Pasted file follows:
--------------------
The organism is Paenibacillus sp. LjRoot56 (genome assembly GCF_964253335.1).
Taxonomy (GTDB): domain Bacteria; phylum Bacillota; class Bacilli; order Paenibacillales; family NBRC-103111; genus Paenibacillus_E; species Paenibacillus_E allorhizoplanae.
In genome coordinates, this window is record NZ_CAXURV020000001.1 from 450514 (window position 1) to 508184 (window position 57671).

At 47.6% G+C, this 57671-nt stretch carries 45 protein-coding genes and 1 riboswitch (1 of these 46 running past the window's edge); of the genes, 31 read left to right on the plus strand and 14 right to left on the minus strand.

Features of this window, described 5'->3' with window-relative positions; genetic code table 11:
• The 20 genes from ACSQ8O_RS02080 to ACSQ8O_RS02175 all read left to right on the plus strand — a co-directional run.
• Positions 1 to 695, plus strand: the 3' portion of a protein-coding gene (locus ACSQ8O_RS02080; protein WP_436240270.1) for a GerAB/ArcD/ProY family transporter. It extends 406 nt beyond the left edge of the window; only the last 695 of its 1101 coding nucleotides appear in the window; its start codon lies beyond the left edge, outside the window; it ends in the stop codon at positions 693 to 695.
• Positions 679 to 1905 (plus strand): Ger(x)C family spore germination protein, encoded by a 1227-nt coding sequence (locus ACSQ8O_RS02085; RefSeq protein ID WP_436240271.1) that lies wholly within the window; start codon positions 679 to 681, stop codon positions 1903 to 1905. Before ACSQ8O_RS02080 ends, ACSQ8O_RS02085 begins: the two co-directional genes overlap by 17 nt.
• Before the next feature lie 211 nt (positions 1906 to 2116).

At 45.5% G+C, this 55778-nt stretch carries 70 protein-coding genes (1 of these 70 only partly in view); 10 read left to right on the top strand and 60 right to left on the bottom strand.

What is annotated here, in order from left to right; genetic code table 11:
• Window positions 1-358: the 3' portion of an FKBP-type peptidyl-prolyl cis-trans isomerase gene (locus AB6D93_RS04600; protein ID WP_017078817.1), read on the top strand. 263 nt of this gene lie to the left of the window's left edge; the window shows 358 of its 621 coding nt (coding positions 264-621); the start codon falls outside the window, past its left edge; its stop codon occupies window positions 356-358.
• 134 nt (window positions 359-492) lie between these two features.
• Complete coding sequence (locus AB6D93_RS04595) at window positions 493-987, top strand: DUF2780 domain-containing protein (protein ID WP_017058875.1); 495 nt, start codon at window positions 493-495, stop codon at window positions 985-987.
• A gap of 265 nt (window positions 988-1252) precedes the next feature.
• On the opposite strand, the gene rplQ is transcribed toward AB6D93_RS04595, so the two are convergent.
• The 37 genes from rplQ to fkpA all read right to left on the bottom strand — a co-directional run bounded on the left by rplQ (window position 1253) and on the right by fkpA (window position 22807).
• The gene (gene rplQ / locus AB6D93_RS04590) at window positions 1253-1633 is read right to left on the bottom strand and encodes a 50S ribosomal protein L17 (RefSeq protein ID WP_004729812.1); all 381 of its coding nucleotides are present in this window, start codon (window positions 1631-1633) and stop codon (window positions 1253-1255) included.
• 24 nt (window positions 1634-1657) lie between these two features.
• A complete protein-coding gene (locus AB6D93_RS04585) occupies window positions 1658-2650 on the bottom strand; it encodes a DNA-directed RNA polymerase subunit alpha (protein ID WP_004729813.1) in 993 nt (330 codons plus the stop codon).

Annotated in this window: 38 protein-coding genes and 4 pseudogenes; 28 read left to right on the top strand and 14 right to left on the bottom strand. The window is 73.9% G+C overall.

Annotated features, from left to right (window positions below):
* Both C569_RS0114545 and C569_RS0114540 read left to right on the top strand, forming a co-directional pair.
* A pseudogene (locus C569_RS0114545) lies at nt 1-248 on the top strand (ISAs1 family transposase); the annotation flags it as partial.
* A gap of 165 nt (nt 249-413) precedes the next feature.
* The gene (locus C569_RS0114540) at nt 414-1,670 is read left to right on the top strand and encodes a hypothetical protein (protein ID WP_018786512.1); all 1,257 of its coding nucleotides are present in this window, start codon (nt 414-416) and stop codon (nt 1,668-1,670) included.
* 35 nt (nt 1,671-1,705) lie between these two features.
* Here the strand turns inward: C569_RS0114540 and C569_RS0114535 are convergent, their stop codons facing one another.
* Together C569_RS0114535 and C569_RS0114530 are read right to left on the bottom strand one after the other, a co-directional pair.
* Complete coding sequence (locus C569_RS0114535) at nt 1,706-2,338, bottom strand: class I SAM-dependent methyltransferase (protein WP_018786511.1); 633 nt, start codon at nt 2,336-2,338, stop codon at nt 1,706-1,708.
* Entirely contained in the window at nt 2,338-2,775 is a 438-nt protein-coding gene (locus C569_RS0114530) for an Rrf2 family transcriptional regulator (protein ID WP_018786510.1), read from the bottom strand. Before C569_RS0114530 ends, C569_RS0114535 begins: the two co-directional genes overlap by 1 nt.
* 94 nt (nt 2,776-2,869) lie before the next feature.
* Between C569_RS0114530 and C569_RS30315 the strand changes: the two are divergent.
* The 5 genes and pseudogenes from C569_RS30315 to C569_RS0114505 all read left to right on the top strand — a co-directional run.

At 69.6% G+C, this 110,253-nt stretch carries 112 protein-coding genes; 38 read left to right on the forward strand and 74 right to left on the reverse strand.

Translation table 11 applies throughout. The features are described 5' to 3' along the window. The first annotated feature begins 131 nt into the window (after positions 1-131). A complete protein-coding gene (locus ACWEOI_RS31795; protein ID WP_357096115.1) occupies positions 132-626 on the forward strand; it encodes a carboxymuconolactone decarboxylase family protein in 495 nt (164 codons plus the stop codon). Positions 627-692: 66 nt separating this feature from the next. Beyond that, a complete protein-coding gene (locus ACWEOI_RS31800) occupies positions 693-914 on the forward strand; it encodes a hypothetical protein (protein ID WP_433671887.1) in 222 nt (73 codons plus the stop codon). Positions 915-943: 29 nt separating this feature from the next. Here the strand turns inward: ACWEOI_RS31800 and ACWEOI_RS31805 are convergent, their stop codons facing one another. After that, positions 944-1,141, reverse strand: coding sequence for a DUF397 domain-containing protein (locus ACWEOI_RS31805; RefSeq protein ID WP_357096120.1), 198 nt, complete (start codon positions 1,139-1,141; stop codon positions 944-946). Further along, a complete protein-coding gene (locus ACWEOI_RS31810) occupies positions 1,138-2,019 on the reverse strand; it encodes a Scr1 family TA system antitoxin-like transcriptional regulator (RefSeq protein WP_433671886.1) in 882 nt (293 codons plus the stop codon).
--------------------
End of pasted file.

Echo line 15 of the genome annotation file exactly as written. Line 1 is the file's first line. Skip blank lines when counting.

• A gap of 265 nt (window positions 988-1252) precedes the next feature.